Life of Riley
It denied Riley Grafft a chance to showcase his basketball skills in front of University of Nevada assistant coach Doug Novsek.
The 6-foot-10 Janesville Parker High School senior hoped to make a strong enough second impression to be offered a scholarship by the emerging NCAA Division I powerhouse.
Nevada, located in Reno and a Western Athletic Conference member, has earned three straight NCAA Tournament bids. The Milwaukee Bucks drafted former Wolfpack star Ramon Sessions last summer.
Grafft is an emerging star as well. He is fourth in the Big Eight Conference in scoring (16.4) despite being double- and triple-teamed, and came close to registering a triple-double in Parker’s impressive 60-51 win over Middleton last Saturday. Grafft finished with 10 points, 11 rebounds and nine blocks against the Cardinals. Earlier this season, Grafft erupted for three straight 28-point games.
With a goal of playing Division I basketball, Grafft has elevated his game at an opportune time. American University (Washington D.C.) has already offered Grafft a Division I basketball scholarship, but he hopes more will follow.
“I’m kind of weighing my options right now,” Grafft said. “American is the only D-I school that has offered me a full ride, so I don’t have anything to compare it to.
“I think I’ve put my name out there, but I know I still have a lot to prove over the next couple weeks. Playing well is the best way to leave a lasting impression.”
Thanks to Grafft’s play, along with a strong senior class, the Vikings are 5-11 overall this season and 3-9 in the rugged Big Eight. That’s a quantum leap from last year’s 2-19 (1-15 Big Eight) team.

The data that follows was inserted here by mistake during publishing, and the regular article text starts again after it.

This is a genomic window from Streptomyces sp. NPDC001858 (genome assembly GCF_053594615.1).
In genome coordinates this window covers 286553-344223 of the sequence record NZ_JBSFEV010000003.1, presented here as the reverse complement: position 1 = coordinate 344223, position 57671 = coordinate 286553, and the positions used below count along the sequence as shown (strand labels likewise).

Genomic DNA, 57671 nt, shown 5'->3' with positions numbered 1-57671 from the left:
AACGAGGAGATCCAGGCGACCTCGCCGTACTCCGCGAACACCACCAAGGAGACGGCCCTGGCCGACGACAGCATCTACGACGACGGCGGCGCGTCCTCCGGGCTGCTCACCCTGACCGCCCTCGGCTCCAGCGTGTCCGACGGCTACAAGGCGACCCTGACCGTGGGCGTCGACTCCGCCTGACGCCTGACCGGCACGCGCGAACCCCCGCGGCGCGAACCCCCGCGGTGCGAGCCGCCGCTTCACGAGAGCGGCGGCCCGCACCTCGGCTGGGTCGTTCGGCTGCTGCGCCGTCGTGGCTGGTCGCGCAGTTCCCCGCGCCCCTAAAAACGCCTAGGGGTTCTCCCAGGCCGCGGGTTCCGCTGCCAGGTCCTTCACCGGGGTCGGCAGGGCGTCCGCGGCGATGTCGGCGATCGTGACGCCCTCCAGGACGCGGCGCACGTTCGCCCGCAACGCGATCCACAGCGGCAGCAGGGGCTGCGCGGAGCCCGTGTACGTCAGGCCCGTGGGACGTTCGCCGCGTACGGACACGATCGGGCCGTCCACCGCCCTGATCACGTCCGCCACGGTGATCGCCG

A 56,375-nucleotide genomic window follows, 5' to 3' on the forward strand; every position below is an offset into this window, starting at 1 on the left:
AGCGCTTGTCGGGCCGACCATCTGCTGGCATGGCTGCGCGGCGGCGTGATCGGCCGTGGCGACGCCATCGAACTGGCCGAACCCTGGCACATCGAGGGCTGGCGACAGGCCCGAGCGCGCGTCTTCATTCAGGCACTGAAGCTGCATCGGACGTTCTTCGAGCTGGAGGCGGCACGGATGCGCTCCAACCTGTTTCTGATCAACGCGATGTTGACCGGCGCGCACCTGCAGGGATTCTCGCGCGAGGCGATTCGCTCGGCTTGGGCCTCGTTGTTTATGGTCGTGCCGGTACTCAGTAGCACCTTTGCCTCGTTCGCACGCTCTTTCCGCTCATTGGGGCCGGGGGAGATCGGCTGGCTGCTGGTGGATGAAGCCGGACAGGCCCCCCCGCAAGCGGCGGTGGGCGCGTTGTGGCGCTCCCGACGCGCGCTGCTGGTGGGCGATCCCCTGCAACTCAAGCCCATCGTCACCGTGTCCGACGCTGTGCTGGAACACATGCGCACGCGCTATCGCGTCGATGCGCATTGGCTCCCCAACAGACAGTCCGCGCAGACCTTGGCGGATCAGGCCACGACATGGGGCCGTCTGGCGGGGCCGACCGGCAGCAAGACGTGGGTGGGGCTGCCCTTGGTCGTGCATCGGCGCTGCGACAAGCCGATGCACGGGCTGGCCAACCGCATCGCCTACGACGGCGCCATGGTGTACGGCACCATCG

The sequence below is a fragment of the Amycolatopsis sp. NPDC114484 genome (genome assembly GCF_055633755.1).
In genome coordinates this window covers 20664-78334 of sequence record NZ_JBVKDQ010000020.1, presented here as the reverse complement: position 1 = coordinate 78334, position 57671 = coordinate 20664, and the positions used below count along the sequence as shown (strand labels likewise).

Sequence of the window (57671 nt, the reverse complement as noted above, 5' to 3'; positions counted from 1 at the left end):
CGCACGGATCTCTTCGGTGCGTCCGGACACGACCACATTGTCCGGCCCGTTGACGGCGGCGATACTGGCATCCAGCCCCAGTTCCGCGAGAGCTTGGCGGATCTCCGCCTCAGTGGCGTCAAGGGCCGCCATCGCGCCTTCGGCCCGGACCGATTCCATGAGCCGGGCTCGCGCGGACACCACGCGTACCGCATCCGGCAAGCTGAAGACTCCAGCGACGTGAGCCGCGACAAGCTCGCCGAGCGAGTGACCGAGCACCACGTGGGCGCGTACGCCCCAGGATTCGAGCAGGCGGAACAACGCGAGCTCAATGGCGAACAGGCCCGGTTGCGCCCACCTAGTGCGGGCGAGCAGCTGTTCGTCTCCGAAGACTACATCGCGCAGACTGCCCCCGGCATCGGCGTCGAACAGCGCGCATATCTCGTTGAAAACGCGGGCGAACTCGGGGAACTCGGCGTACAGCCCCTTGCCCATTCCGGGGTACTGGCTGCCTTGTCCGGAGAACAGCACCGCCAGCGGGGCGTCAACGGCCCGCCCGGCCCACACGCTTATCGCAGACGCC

Grafft, the son of Jim and Heidi, has gotten used to ducking when he enters the room. He credits a major growth spurt during his freshman year for peaking his interest in basketball. Grafft spent the last three summers playing AAU basketball for Wisconsin Team Duke, the Wisconsin Swing Team and a select team based out of Sun Prairie. All three teams participated in national tournaments, including three straight years in Las Vegas.
The national exposure put Grafft on many college’s radar, as he tested his skills against some of the best high school underclassmen in the country.
“I think I was able to show that I could handle the ball, and at the same time, try to establish an inside/outside game,” Grafft said.
“I know the biggest thing I need to work on getting stronger,” Grafft said of his 6-10 frame that carries only 190 pounds. “It’s not like I haven’t tried to gain weight. I’ve tried protein shakes and everything else, but nothing seems to put weight on.”
Parker boys coach Jim LeMire said Grafft deserves the opportunity to play at the next level. In a perfect world, LeMire would prefer Grafft stay down low for the Vikings and utilize his size advantage. But the second-year coach has also watched Grafft take over enough games—on both ends of the court—to give his gifted center some leeway.
“Riley’s best basketball is ahead of him,” LeMire said. “Once he gets comfortable playing on the blocks, and learns to go to his left on a consistent basis, he could be a force.
“Wherever Riley ends up, that school will probably red-shirt him, which is just what he needs. That way he can lift weights for a year and concentrate on just basketball.”
Grafft has had plenty to concentrate on in high school besides basketball. He finished third in the high jump in the WIAA Division 1 State Track and Field Meet last year, and also started at wide receiver this past fall for Parker’s playoff football team.
With the high school basketball season winding down, Grafft hopes the Vikings can play the spoiler role in the Division 1 tournament. Parker has played its best basketball the last month of the season. The Vikings could surprise in the tournament.
Riley Grafft figures to be right in the middle of it all.